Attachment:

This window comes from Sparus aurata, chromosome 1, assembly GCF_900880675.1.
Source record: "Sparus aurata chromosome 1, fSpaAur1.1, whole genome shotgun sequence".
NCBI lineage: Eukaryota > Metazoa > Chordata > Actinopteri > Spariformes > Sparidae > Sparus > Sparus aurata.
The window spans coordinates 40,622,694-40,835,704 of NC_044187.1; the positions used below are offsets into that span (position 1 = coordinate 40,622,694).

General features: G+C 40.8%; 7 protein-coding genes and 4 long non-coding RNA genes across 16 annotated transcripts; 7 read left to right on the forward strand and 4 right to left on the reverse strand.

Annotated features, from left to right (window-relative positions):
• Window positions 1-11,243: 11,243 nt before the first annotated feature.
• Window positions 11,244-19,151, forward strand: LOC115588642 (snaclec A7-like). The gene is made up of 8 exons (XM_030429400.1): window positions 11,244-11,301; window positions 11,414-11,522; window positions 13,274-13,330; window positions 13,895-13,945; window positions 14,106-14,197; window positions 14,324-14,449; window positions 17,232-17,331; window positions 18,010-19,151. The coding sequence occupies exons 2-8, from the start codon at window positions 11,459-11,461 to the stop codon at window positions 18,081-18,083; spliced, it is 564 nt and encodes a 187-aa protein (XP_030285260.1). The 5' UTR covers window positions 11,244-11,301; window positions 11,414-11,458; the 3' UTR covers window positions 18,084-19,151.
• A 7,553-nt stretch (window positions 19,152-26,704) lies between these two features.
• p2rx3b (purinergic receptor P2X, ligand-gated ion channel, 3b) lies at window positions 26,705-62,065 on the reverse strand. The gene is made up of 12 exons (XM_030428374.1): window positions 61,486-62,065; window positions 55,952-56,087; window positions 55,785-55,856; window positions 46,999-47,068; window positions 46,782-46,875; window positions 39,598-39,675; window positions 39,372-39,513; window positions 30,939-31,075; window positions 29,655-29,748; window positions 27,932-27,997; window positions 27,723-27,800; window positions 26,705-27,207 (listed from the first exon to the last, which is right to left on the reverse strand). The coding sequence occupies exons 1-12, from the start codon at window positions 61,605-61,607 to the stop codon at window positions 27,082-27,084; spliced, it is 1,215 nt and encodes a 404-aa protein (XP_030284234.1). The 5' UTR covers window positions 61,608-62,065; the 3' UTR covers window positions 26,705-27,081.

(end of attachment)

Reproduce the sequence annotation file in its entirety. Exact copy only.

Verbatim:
This window comes from Sparus aurata, chromosome 1, assembly GCF_900880675.1.
Source record: "Sparus aurata chromosome 1, fSpaAur1.1, whole genome shotgun sequence".
NCBI lineage: Eukaryota > Metazoa > Chordata > Actinopteri > Spariformes > Sparidae > Sparus > Sparus aurata.
The window spans coordinates 40,622,694-40,835,704 of NC_044187.1; the positions used below are offsets into that span (position 1 = coordinate 40,622,694).

General features: G+C 40.8%; 7 protein-coding genes and 4 long non-coding RNA genes across 16 annotated transcripts; 7 read left to right on the forward strand and 4 right to left on the reverse strand.

Annotated features, from left to right (window-relative positions):
• Window positions 1-11,243: 11,243 nt before the first annotated feature.
• Window positions 11,244-19,151, forward strand: LOC115588642 (snaclec A7-like). The gene is made up of 8 exons (XM_030429400.1): window positions 11,244-11,301; window positions 11,414-11,522; window positions 13,274-13,330; window positions 13,895-13,945; window positions 14,106-14,197; window positions 14,324-14,449; window positions 17,232-17,331; window positions 18,010-19,151. The coding sequence occupies exons 2-8, from the start codon at window positions 11,459-11,461 to the stop codon at window positions 18,081-18,083; spliced, it is 564 nt and encodes a 187-aa protein (XP_030285260.1). The 5' UTR covers window positions 11,244-11,301; window positions 11,414-11,458; the 3' UTR covers window positions 18,084-19,151.
• A 7,553-nt stretch (window positions 19,152-26,704) lies between these two features.
• p2rx3b (purinergic receptor P2X, ligand-gated ion channel, 3b) lies at window positions 26,705-62,065 on the reverse strand. The gene is made up of 12 exons (XM_030428374.1): window positions 61,486-62,065; window positions 55,952-56,087; window positions 55,785-55,856; window positions 46,999-47,068; window positions 46,782-46,875; window positions 39,598-39,675; window positions 39,372-39,513; window positions 30,939-31,075; window positions 29,655-29,748; window positions 27,932-27,997; window positions 27,723-27,800; window positions 26,705-27,207 (listed from the first exon to the last, which is right to left on the reverse strand). The coding sequence occupies exons 1-12, from the start codon at window positions 61,605-61,607 to the stop codon at window positions 27,082-27,084; spliced, it is 1,215 nt and encodes a 404-aa protein (XP_030284234.1). The 5' UTR covers window positions 61,608-62,065; the 3' UTR covers window positions 26,705-27,081.